When we talk about “Possession and Transfer” issues there are many special circumstances that come into play based on individual situations. While many can be worked through with some careful planning, there are still those that are perplexing and require some very special attention. Medical issues are one of those that can really create some special actions.
Let me share a story with you of someone who was dealing with just this kind of situation. Her father had been a lifetime gun owner and had always had guns in the house. As he got older, most of his firearms were given away to family and friends…other than the one hand gun he kept in the house…somewhere. This was the issue…
You see, Bob (not his real name) now has dementia. A very debilitating disease that erodes a person’s memory and creates a great deal of fear in their mind because they don’t understand what is around them and what is happening most of the time. While Bob’s daughter, Sally, (not her real name either) had his Power of Attorney, the gun was still an issue. First they had to find it. While this doesn’t seem to be a big issue on the surface, it is really very significant.
When you have someone who doesn’t really remember who they are themselves, seeing someone else in their house they don’t recognize at the time is very unsettling. Add a firearm into the mix and you have the potential for something really bad to happen. In this case, Bob required care from outside caregivers and they normally came in during the day. But one day they found some ammo in the house that belonged to the hand gun. But they couldn’t find the gun.
This meant that either there wasn’t a gun or that it was hidden and they just didn’t know where it was hiding. In either situation, the care givers couldn’t take the chance that Bob might find it and think of them as intruders in his house and use the firearm in a very harmful way against them. So the caregivers told Sally they couldn’t come back until the gun was found and removed from the premises.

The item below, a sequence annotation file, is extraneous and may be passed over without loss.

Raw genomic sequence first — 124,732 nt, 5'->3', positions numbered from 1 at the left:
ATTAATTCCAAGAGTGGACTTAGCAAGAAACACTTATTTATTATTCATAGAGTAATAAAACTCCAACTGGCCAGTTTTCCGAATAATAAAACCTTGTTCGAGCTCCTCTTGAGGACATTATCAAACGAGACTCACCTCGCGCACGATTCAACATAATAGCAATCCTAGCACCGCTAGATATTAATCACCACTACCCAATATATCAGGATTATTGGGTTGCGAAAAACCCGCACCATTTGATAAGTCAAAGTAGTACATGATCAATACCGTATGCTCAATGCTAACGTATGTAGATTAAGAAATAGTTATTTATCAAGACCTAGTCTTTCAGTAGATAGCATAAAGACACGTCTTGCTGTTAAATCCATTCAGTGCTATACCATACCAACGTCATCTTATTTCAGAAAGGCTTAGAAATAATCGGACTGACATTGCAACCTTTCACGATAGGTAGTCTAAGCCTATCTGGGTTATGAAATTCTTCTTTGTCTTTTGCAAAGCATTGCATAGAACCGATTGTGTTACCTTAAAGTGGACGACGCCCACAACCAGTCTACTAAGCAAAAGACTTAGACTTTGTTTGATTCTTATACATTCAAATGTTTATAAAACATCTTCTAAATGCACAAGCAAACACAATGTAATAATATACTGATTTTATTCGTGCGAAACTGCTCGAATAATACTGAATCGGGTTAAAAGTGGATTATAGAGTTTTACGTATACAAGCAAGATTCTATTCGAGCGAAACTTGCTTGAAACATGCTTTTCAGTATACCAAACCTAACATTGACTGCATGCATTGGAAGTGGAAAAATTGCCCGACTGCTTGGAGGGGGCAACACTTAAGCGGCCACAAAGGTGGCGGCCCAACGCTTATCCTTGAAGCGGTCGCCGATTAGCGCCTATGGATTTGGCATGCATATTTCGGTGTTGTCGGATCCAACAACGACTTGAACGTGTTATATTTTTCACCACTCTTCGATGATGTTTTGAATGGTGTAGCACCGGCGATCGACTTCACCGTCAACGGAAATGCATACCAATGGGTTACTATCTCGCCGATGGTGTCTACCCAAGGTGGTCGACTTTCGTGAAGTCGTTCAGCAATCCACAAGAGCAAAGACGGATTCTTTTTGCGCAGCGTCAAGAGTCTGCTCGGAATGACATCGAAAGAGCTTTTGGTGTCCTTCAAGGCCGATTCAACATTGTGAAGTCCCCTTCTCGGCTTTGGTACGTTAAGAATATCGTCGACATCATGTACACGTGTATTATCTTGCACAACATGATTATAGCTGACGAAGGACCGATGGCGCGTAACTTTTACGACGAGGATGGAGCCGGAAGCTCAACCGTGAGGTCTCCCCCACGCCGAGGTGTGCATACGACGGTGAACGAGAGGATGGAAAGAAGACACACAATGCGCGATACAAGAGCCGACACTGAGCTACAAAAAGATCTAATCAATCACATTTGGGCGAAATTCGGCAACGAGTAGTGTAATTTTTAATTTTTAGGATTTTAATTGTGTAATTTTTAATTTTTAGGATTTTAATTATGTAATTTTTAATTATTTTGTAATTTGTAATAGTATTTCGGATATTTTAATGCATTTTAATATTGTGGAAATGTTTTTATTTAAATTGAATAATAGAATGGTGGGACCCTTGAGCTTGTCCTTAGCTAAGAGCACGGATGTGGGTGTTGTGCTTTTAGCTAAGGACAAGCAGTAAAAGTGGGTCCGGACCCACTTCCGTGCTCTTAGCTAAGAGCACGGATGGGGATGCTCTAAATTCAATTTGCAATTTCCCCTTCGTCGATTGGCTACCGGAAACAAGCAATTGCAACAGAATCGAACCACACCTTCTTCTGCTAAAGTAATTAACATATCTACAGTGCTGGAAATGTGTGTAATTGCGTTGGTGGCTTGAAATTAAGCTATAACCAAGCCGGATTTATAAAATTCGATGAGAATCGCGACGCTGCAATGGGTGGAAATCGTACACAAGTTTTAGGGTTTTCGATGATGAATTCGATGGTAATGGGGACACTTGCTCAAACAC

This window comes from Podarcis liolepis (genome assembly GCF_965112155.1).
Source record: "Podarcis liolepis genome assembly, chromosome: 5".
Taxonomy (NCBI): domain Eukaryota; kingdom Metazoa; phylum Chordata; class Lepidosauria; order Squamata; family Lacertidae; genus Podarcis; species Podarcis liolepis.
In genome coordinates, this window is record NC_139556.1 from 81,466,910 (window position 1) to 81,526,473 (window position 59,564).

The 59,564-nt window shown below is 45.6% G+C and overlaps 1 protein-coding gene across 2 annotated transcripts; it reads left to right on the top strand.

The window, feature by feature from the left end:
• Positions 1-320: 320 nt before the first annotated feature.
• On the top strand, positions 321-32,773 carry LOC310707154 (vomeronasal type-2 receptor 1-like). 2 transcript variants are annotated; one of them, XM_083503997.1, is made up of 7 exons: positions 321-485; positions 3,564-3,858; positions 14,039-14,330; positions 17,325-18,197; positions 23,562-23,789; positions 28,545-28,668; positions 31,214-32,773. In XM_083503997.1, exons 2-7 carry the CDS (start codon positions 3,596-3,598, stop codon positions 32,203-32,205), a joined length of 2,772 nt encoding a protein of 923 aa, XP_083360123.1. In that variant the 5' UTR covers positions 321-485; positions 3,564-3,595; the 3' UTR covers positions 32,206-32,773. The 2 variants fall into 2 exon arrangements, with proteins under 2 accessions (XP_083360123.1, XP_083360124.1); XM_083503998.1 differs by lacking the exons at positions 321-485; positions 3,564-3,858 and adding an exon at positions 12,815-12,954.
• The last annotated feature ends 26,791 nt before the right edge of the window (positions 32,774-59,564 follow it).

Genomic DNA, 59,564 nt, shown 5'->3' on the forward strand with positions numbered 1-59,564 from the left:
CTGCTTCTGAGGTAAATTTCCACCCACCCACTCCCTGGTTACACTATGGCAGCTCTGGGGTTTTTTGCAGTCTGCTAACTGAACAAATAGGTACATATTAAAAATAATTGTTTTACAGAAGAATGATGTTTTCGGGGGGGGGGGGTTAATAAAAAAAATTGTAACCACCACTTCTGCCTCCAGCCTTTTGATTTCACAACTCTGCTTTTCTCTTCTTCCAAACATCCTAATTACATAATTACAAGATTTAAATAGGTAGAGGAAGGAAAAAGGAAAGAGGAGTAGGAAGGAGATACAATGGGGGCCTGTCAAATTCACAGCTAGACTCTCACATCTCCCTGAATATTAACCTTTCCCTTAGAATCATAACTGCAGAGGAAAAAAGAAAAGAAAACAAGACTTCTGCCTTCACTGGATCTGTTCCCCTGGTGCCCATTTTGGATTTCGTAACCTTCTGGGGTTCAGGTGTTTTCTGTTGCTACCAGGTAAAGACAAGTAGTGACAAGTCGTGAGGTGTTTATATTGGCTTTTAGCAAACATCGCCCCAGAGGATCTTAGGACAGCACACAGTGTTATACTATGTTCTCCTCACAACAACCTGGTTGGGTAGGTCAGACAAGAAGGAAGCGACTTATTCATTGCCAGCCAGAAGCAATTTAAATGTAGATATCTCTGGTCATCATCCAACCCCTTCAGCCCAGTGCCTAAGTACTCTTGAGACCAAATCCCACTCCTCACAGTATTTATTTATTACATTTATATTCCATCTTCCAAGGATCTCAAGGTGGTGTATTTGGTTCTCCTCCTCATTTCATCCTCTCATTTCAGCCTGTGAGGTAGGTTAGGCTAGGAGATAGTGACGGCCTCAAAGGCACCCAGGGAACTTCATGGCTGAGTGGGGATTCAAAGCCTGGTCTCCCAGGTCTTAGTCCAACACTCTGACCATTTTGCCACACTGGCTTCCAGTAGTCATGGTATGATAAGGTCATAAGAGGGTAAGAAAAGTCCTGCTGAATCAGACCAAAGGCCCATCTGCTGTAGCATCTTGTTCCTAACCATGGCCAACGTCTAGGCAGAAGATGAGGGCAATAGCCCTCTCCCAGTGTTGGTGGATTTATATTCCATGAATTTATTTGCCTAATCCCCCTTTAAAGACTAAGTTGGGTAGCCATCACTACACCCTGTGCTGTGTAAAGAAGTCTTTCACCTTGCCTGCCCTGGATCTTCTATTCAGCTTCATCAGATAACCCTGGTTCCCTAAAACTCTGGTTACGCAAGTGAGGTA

Add in one more point of contention…possession and transfer. Based on different states laws around this issue, it could be potentially illegal for someone, including an attorney appointed by the Power of Attorney to take “temporary possession” of the firearm even for the simple act of removing it from the house. Take Washington State’s latest law passed, I-594, and other state laws restricting anyone from touching another person’s firearm without the proper background check and other paperwork in place. In this case, even myself, an attorney couldn’t take possession of the firearm under the rules in some states.
So what do people like Sally do in this type of situation? It isn’t as clear as you might think. Sure, she might be able to get away with some of it as long as the officials don’t find out. If they do, she, and others could be possibly conducting illegal activities because they don’t own the firearm. Lots of questions with answers which aren’t easy or straightforward.
So when you are dealing with people that have certain health and medical issues, it is wise to see your attorney early in the process so you can map out a “legal” course of action for today and into the future. This will end up saving you and many others not only possible legal charges but possibly their lives. In the case of Bob, the gun was found and locked in a safe where he didn’t have the keys and combination. At least it was put away while his attorney and law enforcement could figure out the right and “legal” way to treat this going forward. The good news is the care givers were now coming back in and taking care of Bob…which was everyone’s primary concern.